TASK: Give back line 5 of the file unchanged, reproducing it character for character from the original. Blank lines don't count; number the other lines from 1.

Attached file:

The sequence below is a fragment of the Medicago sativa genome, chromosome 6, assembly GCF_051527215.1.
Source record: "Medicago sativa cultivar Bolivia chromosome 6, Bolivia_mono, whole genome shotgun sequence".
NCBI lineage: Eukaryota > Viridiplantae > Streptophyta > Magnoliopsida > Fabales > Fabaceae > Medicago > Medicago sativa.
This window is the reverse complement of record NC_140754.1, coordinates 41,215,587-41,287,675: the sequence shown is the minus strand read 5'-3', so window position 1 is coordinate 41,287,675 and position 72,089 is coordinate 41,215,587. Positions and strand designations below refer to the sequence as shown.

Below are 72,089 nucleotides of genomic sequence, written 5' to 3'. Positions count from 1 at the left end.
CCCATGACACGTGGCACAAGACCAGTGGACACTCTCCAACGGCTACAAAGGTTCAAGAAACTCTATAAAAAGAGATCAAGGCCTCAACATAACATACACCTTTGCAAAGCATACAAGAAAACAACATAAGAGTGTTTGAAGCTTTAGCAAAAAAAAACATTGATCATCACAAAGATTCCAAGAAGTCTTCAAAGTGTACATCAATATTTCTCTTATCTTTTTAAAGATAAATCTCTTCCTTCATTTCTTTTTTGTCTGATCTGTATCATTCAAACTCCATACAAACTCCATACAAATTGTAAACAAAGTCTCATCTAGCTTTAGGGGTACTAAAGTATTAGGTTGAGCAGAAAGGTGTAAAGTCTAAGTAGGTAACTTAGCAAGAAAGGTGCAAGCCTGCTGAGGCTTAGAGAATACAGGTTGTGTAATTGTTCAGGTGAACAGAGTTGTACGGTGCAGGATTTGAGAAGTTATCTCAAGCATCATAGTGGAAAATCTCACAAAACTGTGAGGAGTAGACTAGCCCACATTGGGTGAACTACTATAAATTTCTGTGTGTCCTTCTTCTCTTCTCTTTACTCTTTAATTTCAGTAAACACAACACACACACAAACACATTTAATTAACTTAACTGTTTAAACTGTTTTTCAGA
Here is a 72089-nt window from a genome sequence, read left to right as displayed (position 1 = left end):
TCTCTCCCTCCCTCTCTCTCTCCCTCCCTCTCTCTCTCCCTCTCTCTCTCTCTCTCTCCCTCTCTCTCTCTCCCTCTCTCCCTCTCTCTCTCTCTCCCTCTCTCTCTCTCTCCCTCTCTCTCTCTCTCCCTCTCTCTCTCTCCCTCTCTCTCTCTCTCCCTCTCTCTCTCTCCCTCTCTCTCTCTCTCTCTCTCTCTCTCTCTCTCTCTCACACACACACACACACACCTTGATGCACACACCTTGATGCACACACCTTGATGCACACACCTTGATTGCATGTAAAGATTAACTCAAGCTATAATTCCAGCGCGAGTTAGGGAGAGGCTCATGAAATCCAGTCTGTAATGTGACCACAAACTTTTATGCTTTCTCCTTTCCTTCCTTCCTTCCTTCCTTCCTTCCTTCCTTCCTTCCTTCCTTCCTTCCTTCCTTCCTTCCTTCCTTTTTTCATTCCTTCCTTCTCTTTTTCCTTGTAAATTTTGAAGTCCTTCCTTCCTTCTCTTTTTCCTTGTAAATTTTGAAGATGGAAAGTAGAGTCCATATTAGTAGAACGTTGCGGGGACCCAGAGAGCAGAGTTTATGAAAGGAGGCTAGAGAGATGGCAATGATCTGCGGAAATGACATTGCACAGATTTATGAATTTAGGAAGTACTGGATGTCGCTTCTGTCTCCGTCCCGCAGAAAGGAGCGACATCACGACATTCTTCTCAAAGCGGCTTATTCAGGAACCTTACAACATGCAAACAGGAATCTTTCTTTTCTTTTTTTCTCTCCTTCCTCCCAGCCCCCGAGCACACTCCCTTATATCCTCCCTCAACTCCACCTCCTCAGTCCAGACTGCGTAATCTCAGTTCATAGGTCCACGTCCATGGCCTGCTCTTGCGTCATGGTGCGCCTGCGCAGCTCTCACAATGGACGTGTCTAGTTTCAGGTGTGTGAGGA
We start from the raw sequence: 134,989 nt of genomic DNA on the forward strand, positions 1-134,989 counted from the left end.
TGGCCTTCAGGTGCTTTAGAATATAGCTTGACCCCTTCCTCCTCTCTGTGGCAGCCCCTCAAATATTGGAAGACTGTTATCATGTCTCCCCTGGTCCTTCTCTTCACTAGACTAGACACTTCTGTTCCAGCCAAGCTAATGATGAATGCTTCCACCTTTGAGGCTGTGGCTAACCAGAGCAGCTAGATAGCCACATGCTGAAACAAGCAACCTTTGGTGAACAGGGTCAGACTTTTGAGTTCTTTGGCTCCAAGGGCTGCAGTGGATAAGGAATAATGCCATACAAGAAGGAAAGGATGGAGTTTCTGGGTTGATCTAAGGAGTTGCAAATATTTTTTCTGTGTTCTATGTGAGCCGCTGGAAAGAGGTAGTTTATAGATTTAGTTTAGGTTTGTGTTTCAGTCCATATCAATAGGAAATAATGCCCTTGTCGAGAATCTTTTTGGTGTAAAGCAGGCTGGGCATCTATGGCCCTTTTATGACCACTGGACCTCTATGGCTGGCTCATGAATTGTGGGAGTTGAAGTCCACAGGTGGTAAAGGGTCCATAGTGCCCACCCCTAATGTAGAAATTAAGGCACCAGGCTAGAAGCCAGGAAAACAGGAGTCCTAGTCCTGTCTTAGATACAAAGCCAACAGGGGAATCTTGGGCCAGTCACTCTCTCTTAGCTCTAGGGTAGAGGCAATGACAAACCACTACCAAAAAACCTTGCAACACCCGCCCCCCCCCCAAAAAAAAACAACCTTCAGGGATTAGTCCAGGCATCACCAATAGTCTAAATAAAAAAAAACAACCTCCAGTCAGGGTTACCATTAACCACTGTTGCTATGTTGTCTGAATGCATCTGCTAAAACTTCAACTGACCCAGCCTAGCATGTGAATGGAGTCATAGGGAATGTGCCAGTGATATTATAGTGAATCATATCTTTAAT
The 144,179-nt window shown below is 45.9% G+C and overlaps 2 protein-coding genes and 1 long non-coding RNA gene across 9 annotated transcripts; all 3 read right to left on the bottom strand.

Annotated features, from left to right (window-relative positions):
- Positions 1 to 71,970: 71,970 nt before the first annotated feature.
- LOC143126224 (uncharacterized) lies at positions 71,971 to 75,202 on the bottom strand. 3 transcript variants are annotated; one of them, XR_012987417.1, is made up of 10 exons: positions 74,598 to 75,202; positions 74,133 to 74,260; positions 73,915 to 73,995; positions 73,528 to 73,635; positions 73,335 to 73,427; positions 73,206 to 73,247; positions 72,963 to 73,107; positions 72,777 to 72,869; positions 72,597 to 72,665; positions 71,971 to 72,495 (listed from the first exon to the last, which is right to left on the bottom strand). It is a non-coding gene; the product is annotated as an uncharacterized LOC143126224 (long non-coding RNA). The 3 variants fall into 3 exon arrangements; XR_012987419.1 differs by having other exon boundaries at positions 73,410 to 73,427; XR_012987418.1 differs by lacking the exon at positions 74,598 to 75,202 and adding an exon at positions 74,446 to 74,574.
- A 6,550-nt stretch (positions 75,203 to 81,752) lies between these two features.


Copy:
Below are 72,089 nucleotides of genomic sequence, written 5' to 3'. Positions count from 1 at the left end.